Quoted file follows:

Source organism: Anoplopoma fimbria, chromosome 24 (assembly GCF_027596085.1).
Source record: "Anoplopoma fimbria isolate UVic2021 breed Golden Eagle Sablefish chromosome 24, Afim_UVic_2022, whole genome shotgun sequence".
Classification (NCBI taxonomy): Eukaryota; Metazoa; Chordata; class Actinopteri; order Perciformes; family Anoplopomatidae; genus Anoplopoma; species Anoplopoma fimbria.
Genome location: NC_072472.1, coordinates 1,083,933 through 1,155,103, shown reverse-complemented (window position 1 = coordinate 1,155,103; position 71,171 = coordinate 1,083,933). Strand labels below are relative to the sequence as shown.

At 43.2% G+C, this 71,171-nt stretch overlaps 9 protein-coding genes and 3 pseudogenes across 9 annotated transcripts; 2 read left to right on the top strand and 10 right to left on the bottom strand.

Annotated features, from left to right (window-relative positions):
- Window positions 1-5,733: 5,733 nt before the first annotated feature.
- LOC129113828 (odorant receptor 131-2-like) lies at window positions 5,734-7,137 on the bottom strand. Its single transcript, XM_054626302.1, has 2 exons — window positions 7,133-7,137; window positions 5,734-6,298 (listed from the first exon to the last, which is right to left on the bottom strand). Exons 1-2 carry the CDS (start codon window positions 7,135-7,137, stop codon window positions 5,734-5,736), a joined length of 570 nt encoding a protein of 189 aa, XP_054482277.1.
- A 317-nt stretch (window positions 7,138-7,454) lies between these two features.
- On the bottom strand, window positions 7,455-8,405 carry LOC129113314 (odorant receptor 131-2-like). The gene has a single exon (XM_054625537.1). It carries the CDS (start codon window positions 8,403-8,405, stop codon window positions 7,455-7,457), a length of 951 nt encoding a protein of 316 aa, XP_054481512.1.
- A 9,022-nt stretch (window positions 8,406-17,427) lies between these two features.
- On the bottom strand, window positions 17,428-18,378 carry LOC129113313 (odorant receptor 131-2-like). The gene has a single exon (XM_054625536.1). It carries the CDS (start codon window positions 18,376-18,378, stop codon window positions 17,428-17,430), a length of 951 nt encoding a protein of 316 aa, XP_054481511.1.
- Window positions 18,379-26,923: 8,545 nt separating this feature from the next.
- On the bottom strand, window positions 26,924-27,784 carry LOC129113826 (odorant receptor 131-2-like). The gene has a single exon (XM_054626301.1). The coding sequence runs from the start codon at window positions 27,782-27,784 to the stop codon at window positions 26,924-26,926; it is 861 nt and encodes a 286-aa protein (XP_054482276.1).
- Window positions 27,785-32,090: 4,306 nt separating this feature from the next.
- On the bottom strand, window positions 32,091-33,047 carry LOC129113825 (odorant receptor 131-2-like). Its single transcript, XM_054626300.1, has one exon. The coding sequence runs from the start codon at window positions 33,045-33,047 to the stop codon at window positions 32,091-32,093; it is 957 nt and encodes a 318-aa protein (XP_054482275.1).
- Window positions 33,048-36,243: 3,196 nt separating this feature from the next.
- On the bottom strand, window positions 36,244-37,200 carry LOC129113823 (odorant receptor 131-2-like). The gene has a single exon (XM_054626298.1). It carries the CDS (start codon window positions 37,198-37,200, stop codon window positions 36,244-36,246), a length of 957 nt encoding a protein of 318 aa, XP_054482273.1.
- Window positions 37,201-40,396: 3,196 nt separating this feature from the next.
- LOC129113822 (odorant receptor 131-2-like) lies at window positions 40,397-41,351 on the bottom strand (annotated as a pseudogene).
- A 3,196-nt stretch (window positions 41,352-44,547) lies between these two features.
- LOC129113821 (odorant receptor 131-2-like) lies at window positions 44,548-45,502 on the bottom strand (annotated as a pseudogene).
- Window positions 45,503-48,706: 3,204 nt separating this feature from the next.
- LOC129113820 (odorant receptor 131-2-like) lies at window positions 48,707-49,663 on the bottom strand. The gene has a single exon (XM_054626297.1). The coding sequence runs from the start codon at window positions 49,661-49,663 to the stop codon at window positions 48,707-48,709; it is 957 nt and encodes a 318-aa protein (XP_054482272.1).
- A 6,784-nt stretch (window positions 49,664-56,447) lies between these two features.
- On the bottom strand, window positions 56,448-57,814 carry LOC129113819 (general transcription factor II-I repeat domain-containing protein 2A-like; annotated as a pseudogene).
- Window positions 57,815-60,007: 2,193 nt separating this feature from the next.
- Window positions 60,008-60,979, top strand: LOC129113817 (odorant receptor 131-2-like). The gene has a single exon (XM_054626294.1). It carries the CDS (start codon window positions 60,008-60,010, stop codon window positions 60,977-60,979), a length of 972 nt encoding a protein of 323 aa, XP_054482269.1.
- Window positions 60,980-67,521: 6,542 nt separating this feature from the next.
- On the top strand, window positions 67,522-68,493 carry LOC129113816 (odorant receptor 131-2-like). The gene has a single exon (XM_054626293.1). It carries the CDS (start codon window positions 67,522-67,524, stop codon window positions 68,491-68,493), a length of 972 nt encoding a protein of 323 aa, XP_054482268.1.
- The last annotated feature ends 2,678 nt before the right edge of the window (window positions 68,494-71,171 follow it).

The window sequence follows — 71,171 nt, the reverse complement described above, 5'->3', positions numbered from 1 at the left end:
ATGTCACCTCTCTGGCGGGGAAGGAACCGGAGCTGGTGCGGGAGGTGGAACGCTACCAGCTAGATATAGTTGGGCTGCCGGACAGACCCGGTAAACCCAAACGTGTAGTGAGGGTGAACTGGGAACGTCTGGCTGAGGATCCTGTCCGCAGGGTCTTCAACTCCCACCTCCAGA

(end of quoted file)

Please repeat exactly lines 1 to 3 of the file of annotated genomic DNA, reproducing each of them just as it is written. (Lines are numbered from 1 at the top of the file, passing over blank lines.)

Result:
Source organism: Anoplopoma fimbria, chromosome 24 (assembly GCF_027596085.1).
Source record: "Anoplopoma fimbria isolate UVic2021 breed Golden Eagle Sablefish chromosome 24, Afim_UVic_2022, whole genome shotgun sequence".
Classification (NCBI taxonomy): Eukaryota; Metazoa; Chordata; class Actinopteri; order Perciformes; family Anoplopomatidae; genus Anoplopoma; species Anoplopoma fimbria.